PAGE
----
THE WAY TO AN ERC SYNERGY GRANT

Strong collaboration over many years, a thoroughly thought out project, and not least 110 percent preparation for the interview resulted in a Synergy Grant from the European Research Council (ERC) for Professor Alexandre Anesio from Aarhus University, Professor Martin Tranter from the University of Bristol and Professor Liane Benning from GFZ Potsdam.

2020.09.17 | Tine Mark Jensen

Alexandre is exuberant about the opportunities it opens up for in their research in Greenland, where they are examining why the ice is becoming darker and darker and therefore melting faster than expected.

The three researchers have been working together for about ten years. And their Synergy Grant application was an extension of their previous research project. For this reason, he did not think it was that hard to write the application. The possibility of applying for a Synergy Grant came when they were employed at three different universities in Europe. They wrote their application in six months. The process was pretty painless because they had previously written applications and research articles together.  

"The biggest challenge was to formulate the project as 'transformative research' and not just further development of existing research. In such a process, it is both a blessing and a curse to have worked so much together. You become almost blind to what’s so special about the project. But otherwise, it was almost easier to write the application than to wait for the 11 months it took to find out whether we would be invited to an interview," says Alexandre.

110 per cent preparation for the interview
Things became more serious when they went to the interview. There was a lot at stake, and we knew that we would have to be prepared to the minutest detail. We took all the help we could get. We did a trial interview with the Research Support Office (AU), and we improved our presentation and responses. We did a trial interview at Bristol University and got even better. We were together around the clock up to the interview, and we discussed everything in detail," says the professor. When the group arrived in Brussels, they were assisted by the Central Denmark EU Office, which supported and guided them over the last 24 hours up to the interview.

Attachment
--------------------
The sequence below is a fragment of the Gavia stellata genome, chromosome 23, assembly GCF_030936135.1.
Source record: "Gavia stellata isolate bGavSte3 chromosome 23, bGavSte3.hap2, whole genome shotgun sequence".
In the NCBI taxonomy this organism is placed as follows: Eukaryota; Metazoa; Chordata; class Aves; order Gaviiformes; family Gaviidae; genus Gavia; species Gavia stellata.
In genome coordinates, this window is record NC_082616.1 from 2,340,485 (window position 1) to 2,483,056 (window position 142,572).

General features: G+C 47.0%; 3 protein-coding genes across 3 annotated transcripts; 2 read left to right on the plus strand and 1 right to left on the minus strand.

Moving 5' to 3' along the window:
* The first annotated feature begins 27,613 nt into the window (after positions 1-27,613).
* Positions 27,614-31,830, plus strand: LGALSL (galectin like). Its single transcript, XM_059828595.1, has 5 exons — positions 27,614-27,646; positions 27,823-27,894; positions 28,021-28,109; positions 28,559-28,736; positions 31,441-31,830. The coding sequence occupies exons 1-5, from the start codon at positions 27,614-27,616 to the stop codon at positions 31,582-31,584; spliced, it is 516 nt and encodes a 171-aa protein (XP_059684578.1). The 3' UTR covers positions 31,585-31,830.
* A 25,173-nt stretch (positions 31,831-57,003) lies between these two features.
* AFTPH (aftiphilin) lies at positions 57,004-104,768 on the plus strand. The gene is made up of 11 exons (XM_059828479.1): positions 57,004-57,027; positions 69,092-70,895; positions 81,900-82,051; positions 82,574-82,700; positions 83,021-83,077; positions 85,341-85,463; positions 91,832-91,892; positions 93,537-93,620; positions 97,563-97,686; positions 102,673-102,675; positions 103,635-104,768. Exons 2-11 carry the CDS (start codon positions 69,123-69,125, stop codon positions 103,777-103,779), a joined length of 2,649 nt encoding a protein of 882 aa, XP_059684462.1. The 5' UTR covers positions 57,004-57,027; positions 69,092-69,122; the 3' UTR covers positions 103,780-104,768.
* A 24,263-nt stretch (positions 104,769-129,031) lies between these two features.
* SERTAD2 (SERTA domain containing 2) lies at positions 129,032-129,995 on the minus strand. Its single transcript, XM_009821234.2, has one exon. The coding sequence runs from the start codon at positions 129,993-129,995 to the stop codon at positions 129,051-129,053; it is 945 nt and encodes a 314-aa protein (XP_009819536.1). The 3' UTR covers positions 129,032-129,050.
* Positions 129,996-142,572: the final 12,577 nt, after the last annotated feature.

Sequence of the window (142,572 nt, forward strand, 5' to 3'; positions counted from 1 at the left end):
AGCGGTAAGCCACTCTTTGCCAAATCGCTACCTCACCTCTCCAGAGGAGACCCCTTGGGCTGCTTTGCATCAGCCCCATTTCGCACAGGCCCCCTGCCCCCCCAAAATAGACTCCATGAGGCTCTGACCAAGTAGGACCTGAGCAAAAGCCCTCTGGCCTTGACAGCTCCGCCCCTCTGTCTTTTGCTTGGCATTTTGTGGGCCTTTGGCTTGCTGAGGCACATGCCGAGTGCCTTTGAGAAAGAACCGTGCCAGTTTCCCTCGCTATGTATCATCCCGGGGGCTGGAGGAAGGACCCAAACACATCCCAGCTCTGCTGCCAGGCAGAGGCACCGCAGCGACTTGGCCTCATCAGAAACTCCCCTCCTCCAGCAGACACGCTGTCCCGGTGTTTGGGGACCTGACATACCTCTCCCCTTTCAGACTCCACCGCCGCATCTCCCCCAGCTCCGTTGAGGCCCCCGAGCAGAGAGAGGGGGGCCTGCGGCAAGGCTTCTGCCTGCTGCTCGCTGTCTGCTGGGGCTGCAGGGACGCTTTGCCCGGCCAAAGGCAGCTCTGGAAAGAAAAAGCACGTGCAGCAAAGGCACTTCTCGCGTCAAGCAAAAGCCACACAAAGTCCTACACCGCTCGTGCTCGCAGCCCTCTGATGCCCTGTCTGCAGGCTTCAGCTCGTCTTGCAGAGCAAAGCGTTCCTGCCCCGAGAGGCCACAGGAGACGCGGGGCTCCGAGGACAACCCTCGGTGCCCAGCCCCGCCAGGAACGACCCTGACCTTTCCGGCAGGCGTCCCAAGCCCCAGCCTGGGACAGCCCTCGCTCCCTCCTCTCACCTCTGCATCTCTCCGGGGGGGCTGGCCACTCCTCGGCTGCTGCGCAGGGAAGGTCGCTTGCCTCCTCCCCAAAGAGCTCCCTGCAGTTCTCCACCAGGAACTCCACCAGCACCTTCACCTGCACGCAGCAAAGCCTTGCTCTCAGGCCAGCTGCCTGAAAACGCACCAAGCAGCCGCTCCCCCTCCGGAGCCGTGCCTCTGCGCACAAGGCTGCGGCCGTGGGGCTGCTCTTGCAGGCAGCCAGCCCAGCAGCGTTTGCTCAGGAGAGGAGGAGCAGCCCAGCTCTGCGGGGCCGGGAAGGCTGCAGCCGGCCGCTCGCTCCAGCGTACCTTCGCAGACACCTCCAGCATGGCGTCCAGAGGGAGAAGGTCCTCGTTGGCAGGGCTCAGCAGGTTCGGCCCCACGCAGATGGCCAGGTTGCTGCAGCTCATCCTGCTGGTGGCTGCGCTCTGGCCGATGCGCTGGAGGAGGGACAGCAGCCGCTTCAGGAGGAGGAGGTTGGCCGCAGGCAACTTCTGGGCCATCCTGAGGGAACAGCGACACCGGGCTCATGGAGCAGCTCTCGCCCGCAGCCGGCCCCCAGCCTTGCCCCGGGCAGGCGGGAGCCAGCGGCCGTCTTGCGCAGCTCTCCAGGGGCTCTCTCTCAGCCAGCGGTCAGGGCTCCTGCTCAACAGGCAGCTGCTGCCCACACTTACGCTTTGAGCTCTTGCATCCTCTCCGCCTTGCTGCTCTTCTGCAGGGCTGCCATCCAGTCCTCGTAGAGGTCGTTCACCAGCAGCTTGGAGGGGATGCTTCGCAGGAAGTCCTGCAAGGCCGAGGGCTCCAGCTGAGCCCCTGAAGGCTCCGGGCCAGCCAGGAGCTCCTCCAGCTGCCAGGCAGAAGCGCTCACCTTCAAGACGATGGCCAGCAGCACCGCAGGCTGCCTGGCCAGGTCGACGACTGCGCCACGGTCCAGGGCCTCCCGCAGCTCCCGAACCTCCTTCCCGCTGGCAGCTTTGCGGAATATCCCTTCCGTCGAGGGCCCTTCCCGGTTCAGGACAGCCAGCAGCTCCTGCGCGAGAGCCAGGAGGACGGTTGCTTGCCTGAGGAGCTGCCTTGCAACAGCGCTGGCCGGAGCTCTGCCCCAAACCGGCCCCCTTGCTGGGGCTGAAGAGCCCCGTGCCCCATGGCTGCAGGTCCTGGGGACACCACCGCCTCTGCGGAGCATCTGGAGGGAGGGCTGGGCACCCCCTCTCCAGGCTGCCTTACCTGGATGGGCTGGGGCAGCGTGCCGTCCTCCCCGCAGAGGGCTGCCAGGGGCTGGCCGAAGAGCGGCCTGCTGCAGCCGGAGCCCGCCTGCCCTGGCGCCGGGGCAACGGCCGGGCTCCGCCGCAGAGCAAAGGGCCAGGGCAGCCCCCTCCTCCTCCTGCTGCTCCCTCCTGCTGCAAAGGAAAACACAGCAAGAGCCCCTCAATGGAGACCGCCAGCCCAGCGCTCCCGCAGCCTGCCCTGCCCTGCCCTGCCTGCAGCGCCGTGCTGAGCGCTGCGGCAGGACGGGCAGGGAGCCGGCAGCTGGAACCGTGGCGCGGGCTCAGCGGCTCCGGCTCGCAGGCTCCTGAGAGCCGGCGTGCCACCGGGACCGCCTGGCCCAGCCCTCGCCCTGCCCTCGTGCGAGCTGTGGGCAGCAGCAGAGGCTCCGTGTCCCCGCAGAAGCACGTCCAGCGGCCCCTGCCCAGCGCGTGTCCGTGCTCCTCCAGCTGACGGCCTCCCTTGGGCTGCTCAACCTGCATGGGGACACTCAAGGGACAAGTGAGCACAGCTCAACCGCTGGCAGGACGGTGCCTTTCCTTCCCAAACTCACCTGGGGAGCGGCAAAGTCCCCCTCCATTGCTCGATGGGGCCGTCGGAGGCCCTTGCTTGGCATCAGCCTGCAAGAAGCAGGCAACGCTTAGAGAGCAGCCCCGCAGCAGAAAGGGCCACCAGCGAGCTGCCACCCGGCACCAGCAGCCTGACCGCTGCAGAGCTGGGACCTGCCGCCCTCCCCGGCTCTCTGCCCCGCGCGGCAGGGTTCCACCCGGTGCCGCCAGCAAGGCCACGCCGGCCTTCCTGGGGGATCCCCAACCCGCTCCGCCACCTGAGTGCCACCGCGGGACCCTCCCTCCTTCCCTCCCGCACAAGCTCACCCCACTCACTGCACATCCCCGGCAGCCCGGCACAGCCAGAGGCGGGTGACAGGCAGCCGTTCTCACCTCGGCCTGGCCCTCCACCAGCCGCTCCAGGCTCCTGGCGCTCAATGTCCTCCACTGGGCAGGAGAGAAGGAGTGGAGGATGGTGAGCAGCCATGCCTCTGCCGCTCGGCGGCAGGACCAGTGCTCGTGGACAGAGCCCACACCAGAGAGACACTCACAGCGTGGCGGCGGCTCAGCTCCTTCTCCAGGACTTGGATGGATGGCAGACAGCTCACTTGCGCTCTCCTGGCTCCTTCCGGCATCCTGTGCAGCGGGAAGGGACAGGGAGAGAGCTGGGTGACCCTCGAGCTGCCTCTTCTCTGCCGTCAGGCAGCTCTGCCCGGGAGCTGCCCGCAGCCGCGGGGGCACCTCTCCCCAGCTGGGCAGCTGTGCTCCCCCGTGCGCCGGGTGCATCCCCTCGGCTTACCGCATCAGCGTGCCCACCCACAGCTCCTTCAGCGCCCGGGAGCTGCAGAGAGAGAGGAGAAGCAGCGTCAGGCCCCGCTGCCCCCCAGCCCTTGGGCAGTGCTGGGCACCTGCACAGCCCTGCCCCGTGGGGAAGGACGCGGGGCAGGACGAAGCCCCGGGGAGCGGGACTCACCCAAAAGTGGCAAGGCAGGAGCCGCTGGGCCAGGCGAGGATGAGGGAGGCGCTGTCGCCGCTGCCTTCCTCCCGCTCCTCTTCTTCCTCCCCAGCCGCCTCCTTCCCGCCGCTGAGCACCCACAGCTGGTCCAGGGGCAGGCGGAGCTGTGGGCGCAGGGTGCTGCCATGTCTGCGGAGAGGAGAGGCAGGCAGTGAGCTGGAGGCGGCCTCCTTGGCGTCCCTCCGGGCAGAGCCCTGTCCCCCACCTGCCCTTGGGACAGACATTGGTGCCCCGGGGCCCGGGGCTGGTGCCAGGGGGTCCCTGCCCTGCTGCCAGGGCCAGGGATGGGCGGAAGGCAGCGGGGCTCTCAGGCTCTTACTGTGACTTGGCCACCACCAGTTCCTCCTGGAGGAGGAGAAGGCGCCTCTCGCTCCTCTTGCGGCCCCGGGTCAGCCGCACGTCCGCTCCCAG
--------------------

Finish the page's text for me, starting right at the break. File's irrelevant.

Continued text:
The interview is also a test of the collaboration
The interview went well. And they received very positive feedback on their presentation, and how they interacted during the interview. The panel could sense the group's good collaborative skills, and this is absolutely crucial to getting a Synergy Grant. In principle, no one is the leader. So the balance between the three PIs has to be right. And this was the interview panel's experience and assessment after the interview. "Every second of preparation is important – and the interview made it clear that the time we spent was a good investment. We knew exactly what we’d say; we knew what each of us thought and would talk about in every detail. We’re talking about an awful lot of money here. Therefore, it’s important that they get a good sense of the collaboration and that it is a joint project," says Alexandre.

Synergy Grant = EUR 10 million
The three researchers are extremely pleased with the opportunities provided by their Synergy Grant. “It means everything. It gives us freedom, and we can do exactly the research we’ve been dreaming of. And there's very little bureaucracy. But it's a huge responsibility. We have to publish high-level research and contribute to answering important questions in climate research," says Alexandre.
Alexandre has also found that a Synergy Grant opens doors and new opportunities for collaboration. “I can already see what I can do after this project – perhaps set up a centre,” says Alexandre.
Today, the project has two new PhD Students and a postdoc at AU. At GFZ Potsdam, 2 postdocs and 2 PhDs. In Bristol – 1 postdoc and 2 PhDs. “There’s an advantage in having PhD students who are very open with regard to the research field," says Alexandre.

Advice from Alexandre if you want to apply for a Synergy Grant.
• Know your partners well. It is important that you know each other's ways of working – this will result in less stress in the process and the collaboration will be easier.
• Spend a lot of time on the application. It's a big project and a Synergy Grant is a lot of money. If you don't get a grant, you can use the work for other applications.
• Prepare the interview to the minutest detail. Spend time together and do several trial interviews.

Read more about the project here
Read about Synergy Grants here.

(The next Synergy Grant is not expected until 2022 due to transition from Horizon2020 to Horizon Europe)

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